The many layers in the battery prevent radiation from leaking out. (Image Credit: Betavolt Technlogy)


Nuclear power plants are said to be the most expensive and riskiest ways to boil water. That’s because sophisticated though the tech may be, what the current crop of highly risky, nuclear power plants do, is boil water which powers turbines that then make electricity. This is the most irregular, dangerous, wasteful, and inefficient use of nuclear power. If you consider that nuclear power, even with its thousands of years of half-life is a limited resource, you could call this a criminal waste of precious natural resources of the planet.

In contrast, what the tiny nuclear battery from the Chinese company and others are trying to do, is to use radioactivity to directly make electricity instead of going about it in a roundabout way. Considering that we urgently need sustainable energy sources to cope with issues like climate change, such long-lasting miniature nuclear power batteries will become an indispensable tool not just in the fight against climate change, but could also power an increasingly power-hungry world. If scientists manage to make batteries using radioactive waste whose disposal is a headache, this would solve two problems with one stone.

Nuclear power batteries, in the future, could power everything. (Image Credit: University of Bristol)


A tiny nuclear battery to power your devices not for a year or decade, but centuries or millennia without needing to be charged ever, opens up the imagination to an entirely new world of potential. First and foremost, such batteries would become properties that one could will to one’s kids. It will become a sort of investment for people like buying gold is right now. But instead of that useless metal, we’d have something immensely useful in this.

A human can go entirely off the grid without even needing to be in touch with another as his life’s energy needs could be solved by such a battery. The technology needed to build such a battery on a mass scale will be entirely different from what we have in the world today where companies deliberately make devices that do not last long. Instead, we will have a new paradigm where the reverse would come true: the ability to make something that could last decades or hundreds of years would become key. These batteries will also need to have a different sort of warranty, instead of the typical few months or years of warranty. These could alter capitalism as such a battery would mean the end of the consumption pattern that fuels capitalism: we indirectly buy multiple batteries every few years via the devices we need and throw them away when done.

Nuclear batteries could transform the EV industry and with it the world. (Image Credit: Wikipedia)

The entire EV space will be transformed. We will not need to go to the fuel or recharge stations ever. Today, when we buy a device – mobile, tablets, laptops etc. our priority is features. With nuclear batteries around, we’ll buy them first and then the devices to go with them and fit them. Thus, devices will become modular – something environmentalists have been demanding for long.

These are just some basic ways in which pocket nuclear batteries can potentially change our world forever. As they become more ubiquitous, more uses would be found and the world as we know it, would permanently be altered.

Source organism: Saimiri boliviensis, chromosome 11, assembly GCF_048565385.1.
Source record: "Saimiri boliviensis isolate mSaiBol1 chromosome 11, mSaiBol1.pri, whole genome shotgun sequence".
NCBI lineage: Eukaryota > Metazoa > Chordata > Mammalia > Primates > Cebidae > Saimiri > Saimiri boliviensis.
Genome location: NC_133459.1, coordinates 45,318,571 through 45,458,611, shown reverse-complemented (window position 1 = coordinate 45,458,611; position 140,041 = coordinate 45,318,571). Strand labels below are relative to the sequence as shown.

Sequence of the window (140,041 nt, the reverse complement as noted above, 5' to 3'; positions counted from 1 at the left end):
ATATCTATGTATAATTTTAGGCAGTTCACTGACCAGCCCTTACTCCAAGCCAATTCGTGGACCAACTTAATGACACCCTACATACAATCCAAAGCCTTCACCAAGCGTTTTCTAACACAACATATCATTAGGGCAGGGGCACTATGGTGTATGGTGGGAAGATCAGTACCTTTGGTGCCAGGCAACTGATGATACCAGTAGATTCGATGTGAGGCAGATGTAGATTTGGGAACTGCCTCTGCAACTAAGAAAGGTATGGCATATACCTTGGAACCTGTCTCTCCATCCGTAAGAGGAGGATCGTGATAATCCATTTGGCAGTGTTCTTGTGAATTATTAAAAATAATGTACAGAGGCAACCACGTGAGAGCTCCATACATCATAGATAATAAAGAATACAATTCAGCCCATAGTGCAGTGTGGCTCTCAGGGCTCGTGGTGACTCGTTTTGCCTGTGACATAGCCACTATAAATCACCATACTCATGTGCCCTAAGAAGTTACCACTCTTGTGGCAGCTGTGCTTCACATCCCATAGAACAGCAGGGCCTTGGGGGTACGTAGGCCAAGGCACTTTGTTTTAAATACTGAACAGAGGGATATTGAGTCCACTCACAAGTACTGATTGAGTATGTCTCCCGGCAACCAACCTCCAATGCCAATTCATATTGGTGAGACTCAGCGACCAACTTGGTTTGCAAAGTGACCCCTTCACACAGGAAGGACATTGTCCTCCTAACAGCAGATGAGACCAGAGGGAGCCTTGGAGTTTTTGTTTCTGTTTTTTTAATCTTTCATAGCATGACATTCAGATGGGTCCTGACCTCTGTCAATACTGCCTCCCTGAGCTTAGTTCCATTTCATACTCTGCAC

A battery powerful enough to cause a huge explosion as in ‘Terminator: Rise of The Machines’ can become a reality. (Image Credit: ILM / Animation World Network)


The problem with anything nuclear, is the science of it. It is easy to find destructive uses for anything as every nuclear explosion proves, but really difficult to use the same energy for construction as the unfeasibility of every nuclear battery technology so far has shown. The science of nuclear energy is also tough. Nuclear power plants were built before the safety of the science and its construction was made foolproof causing many nuclear disasters– from Chernobyl to Fukushima. With nuclear batteries too the danger of greedy companies bringing such a battery out before we have figured out ways to safely use it and make it glitch free, is real.

And if something does go wrong e.g. there is a radiation leak causing someone to go sick, or like normal batteries, one of these explodes in the pocket of a person, the optics could be so bad it might lead to shutting down the industry forever. Science, in this case, will have to take precedence over capitalistic greed for this technology to come out and truly change the world as we know it. This means regulation has to be strong, but how do you regulate something like this without hurting the science and thus the world?

A battery powerful enough to cause a huge explosion as in ‘Terminator: Rise of The Machines’ can become a reality. (Image Credit: Terminator Wiki – Fandom)

In ‘Terminator: Rise of the Machines’, one of the batteries of the T100 malfunctions, prompting the robot to take it out and throw it away, leading to an explosion. Like the Terminator and Matrix franchises have become the oracle of AI doomsdayism, nuclear battery makers must keep the image of the exploding batteries in this film in mind. For if one were ever to explode harming anyone, it could lead to the end of this technology.

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Satyen is an award-winning scriptwriter, journalist based in Mumbai. He loves to let his pen roam the intersection of artificial intelligence, consciousness, and quantum mechanics. His written words have appeared in many Indian and foreign publications.